(Information excerpts included above – came from page contents below – )

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Semiannual Report on International Economic and Exchange Rate Policies

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The Treasury Department’s Report to Congress on International Economic and Exchange Rate Policies outlines the currency practices of America’s major trading partners.

Authorizing Statute PDF Icon

April 2009
Report PDF Icon
Appendix I: Strengthening the Financial System and Restoring Global Growth PDF Icon
Appendix II: Past U.S. Treasury Determinations with Respect to Economies Considered to have Manipulated their Exchange Rate PDF Icon

December 2008
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Appendix I: Currency Composition of Foreign Currency Reserves PDF Icon
Appendix II: Sovereign Wealth Funds PDF Icon

May 2008
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Appendix: Sovereign Wealth Funds PDF Icon

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https://treas.gov/offices/economic-policy/

US Treasury Department Office of Economic Policy

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The Office of Economic Policy is responsible for analyzing and reporting on current and prospective economic developments in the U.S. and world economies and assisting in the determination of appropriate economic policies. The Assistant Secretary for Economic Policy reports directly to the Secretary of the Treasury and is responsible to him for the review and analysis of both domestic and international economic issues and developments in the financial markets.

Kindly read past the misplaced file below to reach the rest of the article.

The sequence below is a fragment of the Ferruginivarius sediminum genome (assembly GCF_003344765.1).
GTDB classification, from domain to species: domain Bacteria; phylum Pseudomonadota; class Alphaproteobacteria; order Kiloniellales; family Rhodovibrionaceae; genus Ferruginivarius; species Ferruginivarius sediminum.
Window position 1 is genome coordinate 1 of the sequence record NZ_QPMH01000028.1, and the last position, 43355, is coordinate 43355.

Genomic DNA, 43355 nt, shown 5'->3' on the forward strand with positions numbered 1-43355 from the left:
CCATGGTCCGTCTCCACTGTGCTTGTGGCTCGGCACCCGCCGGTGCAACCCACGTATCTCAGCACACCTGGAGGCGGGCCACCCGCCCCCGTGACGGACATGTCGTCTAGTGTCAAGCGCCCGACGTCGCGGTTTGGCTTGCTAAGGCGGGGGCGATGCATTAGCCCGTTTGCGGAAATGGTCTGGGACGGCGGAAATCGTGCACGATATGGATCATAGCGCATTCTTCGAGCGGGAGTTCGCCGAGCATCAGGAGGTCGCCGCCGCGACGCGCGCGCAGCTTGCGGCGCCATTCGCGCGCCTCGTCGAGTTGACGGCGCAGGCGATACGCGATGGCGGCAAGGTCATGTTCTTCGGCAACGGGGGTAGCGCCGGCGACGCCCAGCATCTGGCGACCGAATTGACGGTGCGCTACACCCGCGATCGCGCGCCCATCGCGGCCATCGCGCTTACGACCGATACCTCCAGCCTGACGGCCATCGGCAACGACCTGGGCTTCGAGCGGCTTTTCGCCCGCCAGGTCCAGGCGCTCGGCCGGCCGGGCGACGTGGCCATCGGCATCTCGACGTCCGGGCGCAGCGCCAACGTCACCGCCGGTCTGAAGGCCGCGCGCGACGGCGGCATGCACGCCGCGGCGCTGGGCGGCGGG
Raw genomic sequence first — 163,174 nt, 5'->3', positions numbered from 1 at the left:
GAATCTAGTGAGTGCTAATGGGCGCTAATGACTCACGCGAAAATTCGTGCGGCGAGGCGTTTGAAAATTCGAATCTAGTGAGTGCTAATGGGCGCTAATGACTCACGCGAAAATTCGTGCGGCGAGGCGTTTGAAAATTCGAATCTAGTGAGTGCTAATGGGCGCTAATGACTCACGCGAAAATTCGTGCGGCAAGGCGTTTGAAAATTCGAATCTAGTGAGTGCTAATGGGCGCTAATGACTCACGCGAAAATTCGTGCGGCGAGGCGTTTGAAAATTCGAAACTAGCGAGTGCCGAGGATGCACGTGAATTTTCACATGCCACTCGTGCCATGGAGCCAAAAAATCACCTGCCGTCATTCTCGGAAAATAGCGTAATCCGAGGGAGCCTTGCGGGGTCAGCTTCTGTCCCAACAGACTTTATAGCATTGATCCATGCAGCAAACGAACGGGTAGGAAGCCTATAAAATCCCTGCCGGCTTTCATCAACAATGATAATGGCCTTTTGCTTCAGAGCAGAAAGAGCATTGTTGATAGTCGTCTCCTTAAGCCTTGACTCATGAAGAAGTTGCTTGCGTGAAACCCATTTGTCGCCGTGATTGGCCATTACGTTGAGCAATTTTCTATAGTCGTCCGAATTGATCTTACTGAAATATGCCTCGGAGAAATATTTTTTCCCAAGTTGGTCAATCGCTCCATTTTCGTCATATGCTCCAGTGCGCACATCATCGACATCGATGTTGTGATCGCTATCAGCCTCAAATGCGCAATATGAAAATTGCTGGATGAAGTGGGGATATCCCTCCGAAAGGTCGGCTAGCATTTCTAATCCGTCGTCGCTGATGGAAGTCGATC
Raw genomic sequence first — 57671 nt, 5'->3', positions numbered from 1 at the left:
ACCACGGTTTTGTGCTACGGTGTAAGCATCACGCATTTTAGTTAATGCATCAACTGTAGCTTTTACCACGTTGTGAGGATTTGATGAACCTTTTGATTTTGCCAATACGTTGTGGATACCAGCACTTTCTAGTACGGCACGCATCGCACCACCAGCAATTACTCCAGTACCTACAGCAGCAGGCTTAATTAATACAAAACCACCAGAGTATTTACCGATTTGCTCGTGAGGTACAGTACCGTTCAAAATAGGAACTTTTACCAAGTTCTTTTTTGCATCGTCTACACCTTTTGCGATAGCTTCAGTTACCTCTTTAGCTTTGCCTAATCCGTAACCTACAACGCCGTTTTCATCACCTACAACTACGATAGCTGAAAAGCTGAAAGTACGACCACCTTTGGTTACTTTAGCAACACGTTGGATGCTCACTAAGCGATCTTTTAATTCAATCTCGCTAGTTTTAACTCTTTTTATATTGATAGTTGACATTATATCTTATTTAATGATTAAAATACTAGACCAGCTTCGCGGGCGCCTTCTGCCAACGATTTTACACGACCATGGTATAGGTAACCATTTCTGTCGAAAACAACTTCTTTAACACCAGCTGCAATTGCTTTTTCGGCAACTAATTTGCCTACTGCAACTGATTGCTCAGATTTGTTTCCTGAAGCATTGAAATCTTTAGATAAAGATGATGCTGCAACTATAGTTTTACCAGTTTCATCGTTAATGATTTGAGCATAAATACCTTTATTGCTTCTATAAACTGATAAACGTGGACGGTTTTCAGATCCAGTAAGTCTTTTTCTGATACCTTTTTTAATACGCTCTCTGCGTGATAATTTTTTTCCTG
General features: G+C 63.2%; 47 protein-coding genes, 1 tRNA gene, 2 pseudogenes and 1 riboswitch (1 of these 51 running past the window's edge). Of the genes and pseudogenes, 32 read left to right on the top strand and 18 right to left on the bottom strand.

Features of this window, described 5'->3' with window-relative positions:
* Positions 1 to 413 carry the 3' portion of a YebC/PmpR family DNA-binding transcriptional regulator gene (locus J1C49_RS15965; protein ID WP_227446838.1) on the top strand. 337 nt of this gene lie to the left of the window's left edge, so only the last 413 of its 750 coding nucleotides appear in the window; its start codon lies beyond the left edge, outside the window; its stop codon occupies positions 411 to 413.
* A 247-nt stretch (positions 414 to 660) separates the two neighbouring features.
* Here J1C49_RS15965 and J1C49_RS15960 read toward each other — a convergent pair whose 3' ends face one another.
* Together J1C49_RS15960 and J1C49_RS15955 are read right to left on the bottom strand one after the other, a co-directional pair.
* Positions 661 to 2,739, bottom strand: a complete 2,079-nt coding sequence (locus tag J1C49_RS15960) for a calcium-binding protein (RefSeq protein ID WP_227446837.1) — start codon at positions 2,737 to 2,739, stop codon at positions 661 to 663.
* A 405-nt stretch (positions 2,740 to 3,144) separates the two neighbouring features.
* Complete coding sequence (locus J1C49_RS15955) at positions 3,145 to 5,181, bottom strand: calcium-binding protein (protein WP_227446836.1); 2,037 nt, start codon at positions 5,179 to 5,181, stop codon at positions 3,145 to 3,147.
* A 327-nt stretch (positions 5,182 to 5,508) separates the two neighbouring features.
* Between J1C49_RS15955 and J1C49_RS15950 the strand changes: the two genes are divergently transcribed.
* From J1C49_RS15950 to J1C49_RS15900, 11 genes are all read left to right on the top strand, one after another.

The Office participates, along with the Council of Economic Advisers and the Office of Management and Budget, in the preparation of the Administration’s budget. Economic Policy supports the Secretary of the Treasury in his roles as Chairman and Managing Trustee of the Social Security and Medicare Boards of Trustees. The Office conducts research to assist in the formulation and articulation of public policies and positions of the Treasury Department on a wide range of microeconomic issues. Recent examples include terror risk insurance, financial disclosure and auditing, stock options, parallel imports, health insurance, retirement income security, and long-term care.


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Treasury Working Paper Series: The Impact of Post-9/11 Visa Policies on Travel to the United States PDF icon

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Last Updated: November 7, 2008